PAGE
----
But Reina claimed the bankers were angry because the strategy reduced their profit margins and forced them to invest more money in attracting new clients.
“We raised more tax revenues by 40 percent just by making larger companies pay bigger taxes. In the past, those big companies were evading taxes,” he told The Diplomat. “The president also raised the minimum wage by 60 percent, from 3,500 lempira (around $185) per month to 5,000 lempira (about $265) per month. And the private sector didn’t like that.”
Reina also criticized the “intransigence of the golpistas” for causing immeasurable damage to the Honduran economy. “Foreign investment dropped by 18 percent in the three months since the coup, while international reserves have fallen from $2.5 billion to $2.1 billion. I don’t see the coup leaders really worrying about the poor people. The elite who supported the coup are the richest people in Honduras, and they don’t feel the pressure. But sooner or later, they’ll start feeling it when it affects their business.”
He added: “This de facto government has to understand the damage it’s doing to the country and the people. They’re not trying to find solutions. They’re just buying time.” Meanwhile, Reina says he’s concerned about the coup’s spillover effect into other Central American countries — particularly El Salvador and Guatemala — where democracy is on shaky ground and powerful business interests clash with those of poor people.
“It’s very troublesome that some Guatemalan businessmen have visited Micheletti to congratulate him on what he did,” he said, warning that “Latin America cannot go back to the ’60s or ’70s. This is a matter of principle. If the international community permits this, it will open a Pandora’s box. Whenever you don’t like a president, you can just throw him out and call elections, and everything will be fine.”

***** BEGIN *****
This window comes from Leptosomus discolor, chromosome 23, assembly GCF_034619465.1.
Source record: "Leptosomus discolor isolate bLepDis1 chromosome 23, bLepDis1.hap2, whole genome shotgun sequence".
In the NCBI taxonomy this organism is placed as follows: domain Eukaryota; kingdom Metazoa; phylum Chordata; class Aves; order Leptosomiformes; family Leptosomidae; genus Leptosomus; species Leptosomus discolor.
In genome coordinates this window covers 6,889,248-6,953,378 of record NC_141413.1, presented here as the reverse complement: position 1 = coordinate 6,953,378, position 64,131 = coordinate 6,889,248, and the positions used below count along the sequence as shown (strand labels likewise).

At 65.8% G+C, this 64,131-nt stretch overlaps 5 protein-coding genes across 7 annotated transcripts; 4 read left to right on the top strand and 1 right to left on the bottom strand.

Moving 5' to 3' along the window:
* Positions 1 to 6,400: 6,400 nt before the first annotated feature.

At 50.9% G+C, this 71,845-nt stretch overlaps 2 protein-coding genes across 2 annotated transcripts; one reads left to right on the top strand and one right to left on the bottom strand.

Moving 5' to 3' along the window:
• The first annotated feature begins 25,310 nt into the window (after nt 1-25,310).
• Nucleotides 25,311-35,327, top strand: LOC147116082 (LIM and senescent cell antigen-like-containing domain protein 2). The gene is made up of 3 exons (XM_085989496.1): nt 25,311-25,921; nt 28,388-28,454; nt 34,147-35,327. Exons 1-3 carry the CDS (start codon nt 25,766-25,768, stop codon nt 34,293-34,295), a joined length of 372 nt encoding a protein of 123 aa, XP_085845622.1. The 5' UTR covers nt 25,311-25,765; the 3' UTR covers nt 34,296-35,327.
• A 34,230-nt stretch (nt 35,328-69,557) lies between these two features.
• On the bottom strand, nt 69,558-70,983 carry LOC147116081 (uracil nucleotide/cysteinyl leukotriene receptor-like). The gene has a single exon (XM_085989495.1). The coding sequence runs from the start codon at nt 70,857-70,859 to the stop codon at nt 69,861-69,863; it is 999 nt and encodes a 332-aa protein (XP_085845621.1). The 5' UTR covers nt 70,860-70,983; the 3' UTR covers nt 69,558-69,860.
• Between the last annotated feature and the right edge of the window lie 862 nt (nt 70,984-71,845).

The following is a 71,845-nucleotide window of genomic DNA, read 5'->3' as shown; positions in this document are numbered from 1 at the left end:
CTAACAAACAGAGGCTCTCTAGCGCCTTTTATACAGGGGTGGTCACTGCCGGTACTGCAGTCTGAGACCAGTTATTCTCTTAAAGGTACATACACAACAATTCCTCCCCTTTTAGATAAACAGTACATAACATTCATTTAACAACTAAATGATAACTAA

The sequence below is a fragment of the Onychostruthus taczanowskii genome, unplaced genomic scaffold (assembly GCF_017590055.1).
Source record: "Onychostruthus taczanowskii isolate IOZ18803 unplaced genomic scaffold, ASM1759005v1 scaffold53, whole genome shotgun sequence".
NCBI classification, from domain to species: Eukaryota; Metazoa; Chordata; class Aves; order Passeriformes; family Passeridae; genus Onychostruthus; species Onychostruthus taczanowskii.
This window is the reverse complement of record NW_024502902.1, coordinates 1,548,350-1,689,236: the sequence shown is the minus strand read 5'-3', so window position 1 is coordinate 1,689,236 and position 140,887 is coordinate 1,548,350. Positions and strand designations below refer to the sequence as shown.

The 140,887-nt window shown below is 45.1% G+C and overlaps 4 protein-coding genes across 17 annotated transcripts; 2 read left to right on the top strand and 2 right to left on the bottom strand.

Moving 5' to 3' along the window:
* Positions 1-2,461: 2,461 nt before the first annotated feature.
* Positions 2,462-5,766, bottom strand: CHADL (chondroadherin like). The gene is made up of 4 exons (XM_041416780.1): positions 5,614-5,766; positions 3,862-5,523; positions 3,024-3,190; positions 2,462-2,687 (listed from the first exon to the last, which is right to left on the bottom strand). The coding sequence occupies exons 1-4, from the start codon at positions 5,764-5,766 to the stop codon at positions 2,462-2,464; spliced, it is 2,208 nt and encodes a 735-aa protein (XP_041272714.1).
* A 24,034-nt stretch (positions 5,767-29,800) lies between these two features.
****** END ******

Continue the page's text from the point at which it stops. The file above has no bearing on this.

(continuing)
On that score, Reina said that even if presidential elections scheduled for Nov. 29 somehow go ahead, he doubts the vote can be pulled off without violence. “One of the candidates, Carlos H. Reyes, was beaten by the police and had his arm broken. Another one, César Ham, was followed and detained. And the mayor of San Pedro Sula, Rodolfo Padilla, has been persecuted,” Reina said.
And with tensions still boiling over three months after Zelaya’s ouster, Reina warned that nothing will change without the president’s official restoration to power.
“The candidates have to understand that the international community will not recognize any of the winners of these elections," he said. "Maybe a solution will be reached, but if we go to elections under current circumstances and the people are divided, it will be worse, much worse.”